Ralph told me that the other day he noticed a vulture perched on the kids old jungle gym in his back yard. Later he noticed more had gathered. At first he wondered if some animal had died and attracted them. But no, that’s not what it was. It was this plant, a dragon arum, (Dracunculus vulgaris, formerly called Arum dracunculus), a native of the central and eastern Mediterranean. This plant attracts pollinators by mimicking the smell of rotting meat. It does a good job and fooled the turkey vultures (Cathartes aura) which find dead animals primarily with their highly developed sense of smell. Black vultures (Coragyps atratus) find food primarily by sight and by following turkey vultures.

On the Missouri Botanical Garden’s page about Dracunculus vulgaris it says,

Avoid planting this perennial near windows, doors, sidewalks or other frequently populated areas where the brief but overpowering odor from the spadices will be found objectionable.

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Rose ‘Cutie Pie’

Rose ‘Cutie Pie’

Rose ‘Cutie Pie’

I’ve mentioned this rose a couple times so I decided that I’d finally get around to posting a picture. This is a miniature rose called ‘Cutie Pie’ and it is, really. I’ve found two roses named ‘Cutie Pie’ listed in commerce. This is WEKruruwel, Bred by Tom Carruth and introduced by Weeks in 2016. So, it’s a new rose. I’ve planted it in the large bed in the middle of our back yard where there used to be two trees. That bed needs a bit more variety and this was my start at that. I plan to add a few more roses, two at least and maybe as many as four. I’m looking at a few of David Austin’s English roses. We’ll see.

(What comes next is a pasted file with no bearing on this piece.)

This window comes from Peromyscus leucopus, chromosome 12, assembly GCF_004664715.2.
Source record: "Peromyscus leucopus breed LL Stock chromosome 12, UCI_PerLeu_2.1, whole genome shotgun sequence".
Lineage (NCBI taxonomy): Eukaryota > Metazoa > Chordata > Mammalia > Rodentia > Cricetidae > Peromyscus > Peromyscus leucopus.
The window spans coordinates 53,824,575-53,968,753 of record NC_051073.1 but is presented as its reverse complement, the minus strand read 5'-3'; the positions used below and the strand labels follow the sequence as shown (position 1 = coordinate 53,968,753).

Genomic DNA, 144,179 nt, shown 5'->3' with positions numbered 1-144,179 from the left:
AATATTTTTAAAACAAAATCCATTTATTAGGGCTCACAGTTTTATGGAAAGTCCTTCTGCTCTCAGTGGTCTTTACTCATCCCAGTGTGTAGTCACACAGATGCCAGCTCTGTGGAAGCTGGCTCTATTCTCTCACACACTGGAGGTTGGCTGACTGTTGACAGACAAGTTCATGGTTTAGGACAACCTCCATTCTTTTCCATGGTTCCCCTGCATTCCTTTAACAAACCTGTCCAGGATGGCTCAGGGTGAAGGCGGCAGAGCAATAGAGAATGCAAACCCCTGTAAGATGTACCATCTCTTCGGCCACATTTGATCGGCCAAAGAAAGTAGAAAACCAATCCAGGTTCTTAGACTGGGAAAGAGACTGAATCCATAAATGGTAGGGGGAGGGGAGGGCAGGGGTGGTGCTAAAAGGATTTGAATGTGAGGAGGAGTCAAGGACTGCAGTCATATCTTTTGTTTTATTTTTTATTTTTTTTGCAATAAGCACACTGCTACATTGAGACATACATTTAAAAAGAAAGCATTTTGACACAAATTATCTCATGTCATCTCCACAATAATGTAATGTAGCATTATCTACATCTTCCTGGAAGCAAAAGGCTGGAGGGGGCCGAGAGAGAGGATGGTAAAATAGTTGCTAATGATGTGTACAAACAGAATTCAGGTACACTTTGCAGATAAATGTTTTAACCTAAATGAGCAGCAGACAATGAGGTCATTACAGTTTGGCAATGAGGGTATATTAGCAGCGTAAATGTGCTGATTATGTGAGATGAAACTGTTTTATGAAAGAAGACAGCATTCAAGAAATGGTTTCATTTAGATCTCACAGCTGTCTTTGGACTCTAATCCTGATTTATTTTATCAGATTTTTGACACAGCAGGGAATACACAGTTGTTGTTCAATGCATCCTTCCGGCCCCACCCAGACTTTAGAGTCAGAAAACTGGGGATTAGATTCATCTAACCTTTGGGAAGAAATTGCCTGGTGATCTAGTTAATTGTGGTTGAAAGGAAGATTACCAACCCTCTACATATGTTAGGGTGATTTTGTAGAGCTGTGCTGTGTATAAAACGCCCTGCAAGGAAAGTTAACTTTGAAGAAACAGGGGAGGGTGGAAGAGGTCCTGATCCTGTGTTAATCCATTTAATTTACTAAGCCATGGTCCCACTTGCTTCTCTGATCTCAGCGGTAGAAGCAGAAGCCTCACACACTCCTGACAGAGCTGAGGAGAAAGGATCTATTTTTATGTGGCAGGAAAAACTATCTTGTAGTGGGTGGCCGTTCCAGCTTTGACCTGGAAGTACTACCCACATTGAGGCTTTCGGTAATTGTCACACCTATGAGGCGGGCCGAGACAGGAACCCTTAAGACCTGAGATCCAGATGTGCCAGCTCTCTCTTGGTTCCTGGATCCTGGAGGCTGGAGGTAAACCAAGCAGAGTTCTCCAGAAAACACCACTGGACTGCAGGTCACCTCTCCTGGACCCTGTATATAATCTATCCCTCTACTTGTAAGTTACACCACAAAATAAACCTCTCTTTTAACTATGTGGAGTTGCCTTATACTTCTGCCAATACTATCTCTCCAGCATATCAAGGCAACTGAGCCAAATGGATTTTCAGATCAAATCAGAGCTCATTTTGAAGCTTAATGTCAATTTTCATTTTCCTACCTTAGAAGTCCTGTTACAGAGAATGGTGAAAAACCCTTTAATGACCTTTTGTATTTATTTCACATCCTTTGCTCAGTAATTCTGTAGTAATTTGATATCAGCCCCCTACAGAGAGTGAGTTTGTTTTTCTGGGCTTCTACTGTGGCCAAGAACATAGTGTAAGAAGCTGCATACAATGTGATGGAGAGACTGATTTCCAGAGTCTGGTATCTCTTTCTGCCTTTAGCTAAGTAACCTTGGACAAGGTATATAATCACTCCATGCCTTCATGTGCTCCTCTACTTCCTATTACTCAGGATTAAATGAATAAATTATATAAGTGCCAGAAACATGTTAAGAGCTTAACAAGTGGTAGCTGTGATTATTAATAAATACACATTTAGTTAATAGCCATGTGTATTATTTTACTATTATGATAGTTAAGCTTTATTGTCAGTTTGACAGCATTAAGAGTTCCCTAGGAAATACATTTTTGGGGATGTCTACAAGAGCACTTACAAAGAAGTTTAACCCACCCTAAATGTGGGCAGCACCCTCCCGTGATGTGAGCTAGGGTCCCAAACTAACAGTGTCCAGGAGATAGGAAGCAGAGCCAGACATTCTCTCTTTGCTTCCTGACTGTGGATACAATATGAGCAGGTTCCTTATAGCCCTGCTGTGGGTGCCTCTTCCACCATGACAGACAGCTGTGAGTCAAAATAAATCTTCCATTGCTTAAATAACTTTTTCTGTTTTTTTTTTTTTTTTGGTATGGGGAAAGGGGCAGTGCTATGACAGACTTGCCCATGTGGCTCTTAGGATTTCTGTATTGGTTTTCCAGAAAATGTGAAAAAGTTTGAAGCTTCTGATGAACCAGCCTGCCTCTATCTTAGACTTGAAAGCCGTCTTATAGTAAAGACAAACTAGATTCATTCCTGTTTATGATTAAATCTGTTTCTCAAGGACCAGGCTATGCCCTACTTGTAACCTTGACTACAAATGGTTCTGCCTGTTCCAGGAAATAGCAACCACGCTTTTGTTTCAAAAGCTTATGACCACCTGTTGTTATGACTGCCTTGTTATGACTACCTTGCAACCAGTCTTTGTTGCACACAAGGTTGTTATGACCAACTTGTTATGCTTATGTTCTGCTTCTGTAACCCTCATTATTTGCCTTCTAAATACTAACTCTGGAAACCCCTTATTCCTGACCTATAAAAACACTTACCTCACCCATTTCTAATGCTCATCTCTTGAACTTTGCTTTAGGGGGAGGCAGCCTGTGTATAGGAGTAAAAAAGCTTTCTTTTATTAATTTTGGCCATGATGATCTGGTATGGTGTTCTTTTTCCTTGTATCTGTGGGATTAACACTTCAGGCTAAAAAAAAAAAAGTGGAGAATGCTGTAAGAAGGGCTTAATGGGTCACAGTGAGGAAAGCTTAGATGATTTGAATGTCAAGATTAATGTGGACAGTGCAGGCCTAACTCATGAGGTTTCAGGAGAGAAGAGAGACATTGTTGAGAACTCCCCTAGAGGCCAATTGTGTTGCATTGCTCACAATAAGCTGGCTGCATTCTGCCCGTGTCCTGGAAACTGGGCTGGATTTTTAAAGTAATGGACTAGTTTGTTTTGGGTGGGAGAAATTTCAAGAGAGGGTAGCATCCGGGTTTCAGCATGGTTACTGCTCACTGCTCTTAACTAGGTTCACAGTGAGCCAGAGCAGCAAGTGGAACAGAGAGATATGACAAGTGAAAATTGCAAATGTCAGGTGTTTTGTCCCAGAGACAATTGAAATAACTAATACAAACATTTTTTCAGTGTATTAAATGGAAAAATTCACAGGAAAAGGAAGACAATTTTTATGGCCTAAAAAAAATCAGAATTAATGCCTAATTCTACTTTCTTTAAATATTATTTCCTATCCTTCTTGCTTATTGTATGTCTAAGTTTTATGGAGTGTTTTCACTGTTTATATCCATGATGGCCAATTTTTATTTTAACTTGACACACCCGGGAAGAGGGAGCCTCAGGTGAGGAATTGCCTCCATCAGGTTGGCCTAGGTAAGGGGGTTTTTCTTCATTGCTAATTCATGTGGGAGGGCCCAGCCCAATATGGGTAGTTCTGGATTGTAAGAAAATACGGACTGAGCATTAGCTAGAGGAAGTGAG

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Asiatic Lily ‘Tiny Sensation’

Asiatic Lily ‘Tiny Sensation’

Asiatic Lily ‘Tiny Sensation’

Cathy and I went to Stadler Nursery this afternoon and while Cathy picked out a few perennials, I took a bunch of pictures. Actually, I bought something, as well, a Camellia japonica ‘Kumasaka’. I’m not sure where I’ll plant it but I’m thinking that it might go in front of the house to replace the dogwood that’s much too close to the house and really needs to come out. This photo is of an Asiatic lily called ‘Tiny Sensation’ and it’s a stunner. We have a few Asiatics in the yard and in containers. They mostly have solid colored blooms but all are quite hot.

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Rosa rugosa ‘Roseraie De l’Hay’

Rosa rugosa ‘Roseraie De l’Hay’

Rosa rugosa ‘Roseraie De l’Hay’

This is a large and very easily grown rugosa rose that I’ve had in the yard since we first moved here. It’s about 9 feet tall and that’s the only real problem with it. It’s too tall to really be able to appreciate most of the blooms, which are all up at the top. If given more room the branches would arch over and more flowers would be accessible but it’s not sited well enough for that. I may need to move it but it is very happy where it is. Also, the blooms are quite visible from the kitchen, which is certainly a plus. The fragrance, as with most rugosa roses, it wonderful and strong.

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Columbine (Aquilegia)

Columbine (Aquilegia)

Columbine (Aquilegia)

We have quite a bit of columbine (Aquilegia) growing in our yard. Many of the plants are seedlings and most look something like this. There are lots of quite fancy and brightly colored columbines among the 60 or 70 species (and many more varieties) but we’re happy enough with the slightly more staid, darker colors. Backlit by the sun the red comes alive and is quite bright. Growing mostly in the shade, however, it rarely gets this treatment. Still, it’s a good plant to have and isn’t generally bothered by rabbits or deer.